Tag Archives: listening

6 August: The Transfiguration of Our Lord.

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Transfiguration

Rabbis
Mullahs
Priests and Popes
All have their vesture
Set apart.

Your garment was seamless.

A gift?
Did your mother have it woven for you?
To become a lottery prize.
Where did it go
That day?

You had been dressed in purple,
Regally mocked,
Criminally whipped.

Replaced,
Your garment stained
Chafed the torn flesh.

Was it only yesterday …..
Last week?
More radiant than light
Its whiteness dazzled
Your beloved friends,
Foreseeing the blood as yet to flow,
The lottery drawn.

Would they remember
That time,
That day …… ?

Consecrated
To you
To your father
By your Spirit.

They left you
The glory of that moment fading
Overcome by the shame.
Rabbis,
Mullahs,
Popes and Priests,
Religious of all faiths
Bear your garments,
And I too,
… how can I write this? …
was given a garment,
Rough, coarse, not white.

Grey.

For my company with you,
… how can I write this? …

‘Keep it,’ you said,
For when you come.
Clean,
Fresh.
Grey against your radiance.
Surely it must be white by now …. ?
But grey, bland, indifferent grey
And greyer yet.

How can I come? So.

‘Listen to him’,
Your Son ….. Beloved.

SPB

Today is the feast of the Transfiguration. here is another of Sheila’s meditations. Speak it aloud and listen.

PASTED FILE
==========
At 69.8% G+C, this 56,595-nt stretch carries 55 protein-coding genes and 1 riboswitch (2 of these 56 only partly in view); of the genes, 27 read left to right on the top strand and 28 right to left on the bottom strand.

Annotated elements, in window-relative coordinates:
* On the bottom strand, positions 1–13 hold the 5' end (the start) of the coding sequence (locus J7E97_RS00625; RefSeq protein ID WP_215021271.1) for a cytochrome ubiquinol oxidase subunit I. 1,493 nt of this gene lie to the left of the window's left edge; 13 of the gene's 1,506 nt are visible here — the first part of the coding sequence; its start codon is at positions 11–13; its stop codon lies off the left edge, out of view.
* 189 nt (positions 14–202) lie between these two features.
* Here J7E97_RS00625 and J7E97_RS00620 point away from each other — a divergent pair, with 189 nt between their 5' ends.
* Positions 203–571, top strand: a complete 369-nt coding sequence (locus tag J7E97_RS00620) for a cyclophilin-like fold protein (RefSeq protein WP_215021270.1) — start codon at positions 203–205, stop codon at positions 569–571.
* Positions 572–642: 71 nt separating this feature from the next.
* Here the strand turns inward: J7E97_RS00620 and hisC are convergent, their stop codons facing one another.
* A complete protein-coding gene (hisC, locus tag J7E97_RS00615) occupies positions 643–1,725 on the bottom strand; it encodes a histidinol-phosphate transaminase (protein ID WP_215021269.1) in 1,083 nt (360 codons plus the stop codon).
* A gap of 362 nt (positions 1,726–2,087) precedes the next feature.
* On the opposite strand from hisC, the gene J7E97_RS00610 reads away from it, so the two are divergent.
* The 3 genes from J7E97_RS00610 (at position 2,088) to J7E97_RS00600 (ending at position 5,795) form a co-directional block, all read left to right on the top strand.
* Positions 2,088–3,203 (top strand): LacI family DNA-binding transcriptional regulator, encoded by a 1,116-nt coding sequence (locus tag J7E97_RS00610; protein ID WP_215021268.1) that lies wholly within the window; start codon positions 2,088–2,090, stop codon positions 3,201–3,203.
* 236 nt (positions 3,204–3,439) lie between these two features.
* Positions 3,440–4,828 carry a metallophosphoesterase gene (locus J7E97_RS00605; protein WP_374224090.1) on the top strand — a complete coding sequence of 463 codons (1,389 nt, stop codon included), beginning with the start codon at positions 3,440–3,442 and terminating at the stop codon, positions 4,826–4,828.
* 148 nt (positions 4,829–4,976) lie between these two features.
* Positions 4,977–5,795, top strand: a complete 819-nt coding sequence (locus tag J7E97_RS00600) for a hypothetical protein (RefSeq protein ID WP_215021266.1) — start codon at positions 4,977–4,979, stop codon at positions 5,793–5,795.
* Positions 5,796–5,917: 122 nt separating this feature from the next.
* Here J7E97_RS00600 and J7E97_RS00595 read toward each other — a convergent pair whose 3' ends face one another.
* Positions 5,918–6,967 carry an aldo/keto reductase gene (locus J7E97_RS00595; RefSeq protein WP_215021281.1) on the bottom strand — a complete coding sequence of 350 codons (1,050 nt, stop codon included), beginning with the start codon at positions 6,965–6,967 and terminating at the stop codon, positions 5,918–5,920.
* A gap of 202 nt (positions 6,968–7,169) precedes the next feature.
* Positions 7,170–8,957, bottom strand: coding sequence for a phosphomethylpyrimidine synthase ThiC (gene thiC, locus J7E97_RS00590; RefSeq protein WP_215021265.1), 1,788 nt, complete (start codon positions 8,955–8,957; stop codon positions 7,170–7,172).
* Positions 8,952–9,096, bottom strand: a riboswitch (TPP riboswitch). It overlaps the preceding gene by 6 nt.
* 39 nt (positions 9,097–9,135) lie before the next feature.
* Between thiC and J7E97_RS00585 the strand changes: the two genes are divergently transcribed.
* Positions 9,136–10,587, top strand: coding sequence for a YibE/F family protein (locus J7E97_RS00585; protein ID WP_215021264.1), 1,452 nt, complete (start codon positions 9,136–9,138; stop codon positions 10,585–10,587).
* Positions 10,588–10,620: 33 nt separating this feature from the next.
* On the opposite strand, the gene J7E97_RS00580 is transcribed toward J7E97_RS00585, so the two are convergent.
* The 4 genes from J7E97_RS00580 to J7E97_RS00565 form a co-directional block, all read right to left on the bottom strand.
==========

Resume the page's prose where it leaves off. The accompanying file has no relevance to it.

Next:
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27 July. Truth Telling VIII: Information and Truth

stars.constantina

This is an extract from an article by Brother Guy Consolmagno of the Vatican Observatory. Reading the whole piece offers another insight into telling the truth. It has to do with listening as well as speaking. Follow the link above for Brother Guy’s thoughts on truthfulness in science.

Conversation, the transmission of information, is the heart of science.

That’s one difference between the real scientists and the wanna-be’s. The email writers are sure they are right; we know we aren’t, completely, and never will be. And that’s what gives us courage to believe we’re not imposters. Science is not the truth, but the search for truth.

Pope Francis understands that. “We ought never to fear truth, nor become trapped in our own preconceived ideas, but welcome new scientific discoveries with an attitude of humility.”